Beware of boilerplate employment contracts

Adopting these contracts without the assistance of counsel can be deleterious to the health of your business

If you are a practice owner in need of an employment contract for a new associate, you may reflexively turn to the internet to see if you can find a “model” document. Or you may obtain one from a colleague or veterinary association. But adopting “boilerplate” employment contracts without the assistance of counsel can be deleterious to the health of your business.

Many important employment laws vary from state to state. Even where the employment laws of two or more states are similar, there are often nuances that affect substantive rights and obligations. These subtleties often arise in judicial opinions interpreting the law and, as such, almost certainly would not be obvious to practice owners.

What’s more, state legislatures have been making dramatic changes to employment laws in their jurisdictions with increasing frequency. This has further debunked the concept of the one-size-fits-all employment contract and contributed to the need for experienced employment counsel when it comes to drafting these agreements.

Sweeping changes

Massachusetts provides a shining example of how quickly the legal landscape can change in a particular location. On Aug. 1 of this year, the Bay State enacted a sweeping noncompete reform bill that became effective only two months later on Oct. 1.

In the blink of an eye, newly executed noncompetes in Massachusetts will be invalid and unenforceable unless they specify the employer keeps the individual on payroll during the restricted period at a rate of “at least 50 percent of the employee’s highest annualized base salary paid by the employer within the two years preceding the employee’s termination.”

Yes, you read that correctly. The employer—including veterinary employers—must pay the former employee half of his or her salary to sit on the sidelines. (Alternatively, the law allows for “other mutually agreed upon consideration,” but unless such amount is equivalent in value to 50 percent of salary, the noncompete, if challenged, could be struck down.)

But that is not all. A Massachusetts noncompete entered into on or after Oct. 1 will be invalid and unenforceable if it suffers from any of the following deficiencies: (a) it is not in writing; (b) it is not signed by both the employer and the employee; (c) it does not expressly state the employee has the right to consult with counsel before signing; and (d) it was not given to the employee by the earlier of a formal offer of employment or 10 business days before employment began.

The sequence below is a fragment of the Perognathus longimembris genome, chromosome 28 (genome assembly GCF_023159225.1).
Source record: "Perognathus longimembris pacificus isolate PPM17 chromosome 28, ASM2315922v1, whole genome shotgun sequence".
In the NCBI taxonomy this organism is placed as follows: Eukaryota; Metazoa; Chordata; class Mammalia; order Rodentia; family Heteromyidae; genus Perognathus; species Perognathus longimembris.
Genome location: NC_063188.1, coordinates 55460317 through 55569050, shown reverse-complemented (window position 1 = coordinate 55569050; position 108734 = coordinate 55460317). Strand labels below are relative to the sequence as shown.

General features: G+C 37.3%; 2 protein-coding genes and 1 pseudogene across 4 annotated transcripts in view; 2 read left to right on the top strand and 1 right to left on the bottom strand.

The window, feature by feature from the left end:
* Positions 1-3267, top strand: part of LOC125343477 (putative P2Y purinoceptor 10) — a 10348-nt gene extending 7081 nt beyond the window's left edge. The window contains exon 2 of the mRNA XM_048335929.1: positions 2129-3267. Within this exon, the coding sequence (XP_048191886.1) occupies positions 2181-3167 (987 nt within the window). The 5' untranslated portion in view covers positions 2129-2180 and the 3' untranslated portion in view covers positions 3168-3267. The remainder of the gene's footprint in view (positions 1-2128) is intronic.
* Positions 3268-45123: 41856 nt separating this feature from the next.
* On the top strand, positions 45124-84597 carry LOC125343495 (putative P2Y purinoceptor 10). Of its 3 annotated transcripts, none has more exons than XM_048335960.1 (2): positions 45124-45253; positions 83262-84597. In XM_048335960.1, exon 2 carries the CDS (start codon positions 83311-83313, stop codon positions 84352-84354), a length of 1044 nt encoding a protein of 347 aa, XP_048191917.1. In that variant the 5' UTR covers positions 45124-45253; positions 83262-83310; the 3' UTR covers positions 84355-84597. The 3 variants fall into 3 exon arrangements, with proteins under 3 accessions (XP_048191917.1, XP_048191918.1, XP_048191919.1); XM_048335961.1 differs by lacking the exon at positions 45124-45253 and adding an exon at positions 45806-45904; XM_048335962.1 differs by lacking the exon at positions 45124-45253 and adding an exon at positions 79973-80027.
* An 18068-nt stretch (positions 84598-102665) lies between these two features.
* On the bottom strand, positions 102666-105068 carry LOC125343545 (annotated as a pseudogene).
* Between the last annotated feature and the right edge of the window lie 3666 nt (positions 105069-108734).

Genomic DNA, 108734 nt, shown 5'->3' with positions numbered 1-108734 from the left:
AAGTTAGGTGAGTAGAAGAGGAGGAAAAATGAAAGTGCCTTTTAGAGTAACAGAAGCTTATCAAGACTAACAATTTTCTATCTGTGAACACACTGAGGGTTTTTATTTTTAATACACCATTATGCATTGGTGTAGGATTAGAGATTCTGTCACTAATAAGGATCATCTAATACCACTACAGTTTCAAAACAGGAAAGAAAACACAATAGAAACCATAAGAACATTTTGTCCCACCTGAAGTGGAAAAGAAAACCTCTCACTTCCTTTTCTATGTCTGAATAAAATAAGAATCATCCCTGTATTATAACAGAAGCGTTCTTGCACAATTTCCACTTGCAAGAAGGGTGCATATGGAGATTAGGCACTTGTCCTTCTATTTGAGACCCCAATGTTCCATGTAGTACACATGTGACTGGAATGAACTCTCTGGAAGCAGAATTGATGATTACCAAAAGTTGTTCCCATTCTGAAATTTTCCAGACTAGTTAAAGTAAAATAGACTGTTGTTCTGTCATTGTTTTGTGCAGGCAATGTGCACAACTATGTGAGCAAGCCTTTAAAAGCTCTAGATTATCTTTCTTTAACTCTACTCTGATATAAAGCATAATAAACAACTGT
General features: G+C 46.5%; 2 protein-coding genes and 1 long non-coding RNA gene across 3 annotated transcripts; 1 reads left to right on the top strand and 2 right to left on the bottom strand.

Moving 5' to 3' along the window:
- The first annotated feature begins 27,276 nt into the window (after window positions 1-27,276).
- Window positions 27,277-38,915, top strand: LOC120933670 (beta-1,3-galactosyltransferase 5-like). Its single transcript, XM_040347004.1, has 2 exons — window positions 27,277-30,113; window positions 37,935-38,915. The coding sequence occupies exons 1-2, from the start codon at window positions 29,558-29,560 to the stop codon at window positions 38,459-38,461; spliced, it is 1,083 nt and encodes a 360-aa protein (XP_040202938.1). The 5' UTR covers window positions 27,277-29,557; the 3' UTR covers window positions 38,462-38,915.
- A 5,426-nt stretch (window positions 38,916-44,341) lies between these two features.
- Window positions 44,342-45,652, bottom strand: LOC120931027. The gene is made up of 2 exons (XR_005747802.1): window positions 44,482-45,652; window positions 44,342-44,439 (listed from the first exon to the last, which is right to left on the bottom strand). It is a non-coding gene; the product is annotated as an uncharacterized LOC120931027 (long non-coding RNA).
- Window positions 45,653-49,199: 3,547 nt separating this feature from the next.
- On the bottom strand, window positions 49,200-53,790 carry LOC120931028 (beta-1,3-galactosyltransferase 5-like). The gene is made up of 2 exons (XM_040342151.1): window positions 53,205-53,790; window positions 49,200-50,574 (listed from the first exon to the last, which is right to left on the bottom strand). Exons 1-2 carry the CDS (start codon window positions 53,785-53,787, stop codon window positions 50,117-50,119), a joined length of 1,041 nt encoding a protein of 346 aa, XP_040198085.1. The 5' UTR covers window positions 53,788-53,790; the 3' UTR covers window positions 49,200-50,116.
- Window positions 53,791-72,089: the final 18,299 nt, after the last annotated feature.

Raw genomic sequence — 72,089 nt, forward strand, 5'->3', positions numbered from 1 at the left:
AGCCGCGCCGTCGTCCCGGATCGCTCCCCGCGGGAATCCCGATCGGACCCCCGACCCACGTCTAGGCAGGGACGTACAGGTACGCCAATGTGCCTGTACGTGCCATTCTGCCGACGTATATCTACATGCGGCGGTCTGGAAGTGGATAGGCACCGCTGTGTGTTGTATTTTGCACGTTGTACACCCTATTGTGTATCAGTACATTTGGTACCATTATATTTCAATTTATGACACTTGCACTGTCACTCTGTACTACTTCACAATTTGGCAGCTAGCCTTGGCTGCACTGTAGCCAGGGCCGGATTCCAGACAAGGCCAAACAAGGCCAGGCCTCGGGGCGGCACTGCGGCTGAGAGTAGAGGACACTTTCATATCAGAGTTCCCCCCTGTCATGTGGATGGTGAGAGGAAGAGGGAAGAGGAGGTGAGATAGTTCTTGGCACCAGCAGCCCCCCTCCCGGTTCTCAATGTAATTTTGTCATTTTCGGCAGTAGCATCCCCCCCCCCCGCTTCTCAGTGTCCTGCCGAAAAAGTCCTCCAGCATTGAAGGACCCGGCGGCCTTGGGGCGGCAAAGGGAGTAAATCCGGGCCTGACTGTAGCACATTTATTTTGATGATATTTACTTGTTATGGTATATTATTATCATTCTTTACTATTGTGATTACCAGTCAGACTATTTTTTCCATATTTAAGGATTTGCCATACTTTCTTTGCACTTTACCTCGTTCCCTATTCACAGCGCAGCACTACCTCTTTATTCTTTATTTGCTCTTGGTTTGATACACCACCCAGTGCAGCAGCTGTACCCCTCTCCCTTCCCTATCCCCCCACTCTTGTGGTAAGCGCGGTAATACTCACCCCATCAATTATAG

Further, any such noncompete will be invalid and unenforceable as to nonexempt employees (i.e. employees entitled to overtime pay under the federal Fair Labor Standards Act) and employees of any status who have been terminated without cause or laid off.

Protecting yourself

With this illustration in mind, let’s return to our discussion of the dangers of using boilerplate employment agreements. If you are a practice owner in Massachusetts, chances are most “canned” or “model” employment contracts will be oblivious to the new legal requirements, resulting in your practice’s noncompete provisions being invalid and unenforceable.

By the same token, if you are a practice owner elsewhere in the country who happens to be using a “canned” or “model” employment contract from an up-to-date Massachusetts source, you may unwittingly commit your practice to greater noncompete obligations than would be required by the law of your state.

Getting it right with noncompetes is critical for at least two reasons. First, a legally compliant noncompete should protect your practice’s trade secrets and client goodwill. And second, if you are planning your exit strategy, you may have no choice but to sell at a deep discount if your veterinary staff is not covered by valid and enforceable restrictions. To be sure, prospective buyers may balk if your doctors could freely join a nearby practice and then lure clients away.

Other subjects that bear on employment contracts but can vary dramatically from state to state include:

  • whether unused vacation must be paid out upon termination of employment;
  • whether premium pay must be given to employees who work on Sundays or holidays; and
  • whether employees are entitled to paid or unpaid time off for family and medical exigencies.

This is just the tip of the iceberg, though. The list goes on and on.

If you are presently using employment contracts with your associate veterinarians, you should ask yourself these questions:

  • “Do I know where this document came from?”
  • “Do I understand what’s in it?”“Does this agreement comply with the laws of the state where my practice is located as such laws are currently on the books?”

If your answer to any of these questions is “No,” “I don’t know,” or “I don’t remember,” it may be prudent to engage experienced employment counsel to review, and if necessary, revise the agreement. You have invested too much in the success of your practice to protect this valuable asset with generic, do-it-yourself contracts. Button them up, and you will sleep better at night.

If you have questions about labor, employment, or business laws affecting your veterinary practice, submit them to Selected questions may be addressed in upcoming articles.

Todd A. Newman, a Cornell Law School alum, works closely with veterinary practices. He is president and owner of a Salisbury, Mass., law firm ( that focuses on business, employment, labor, and litigation matters.

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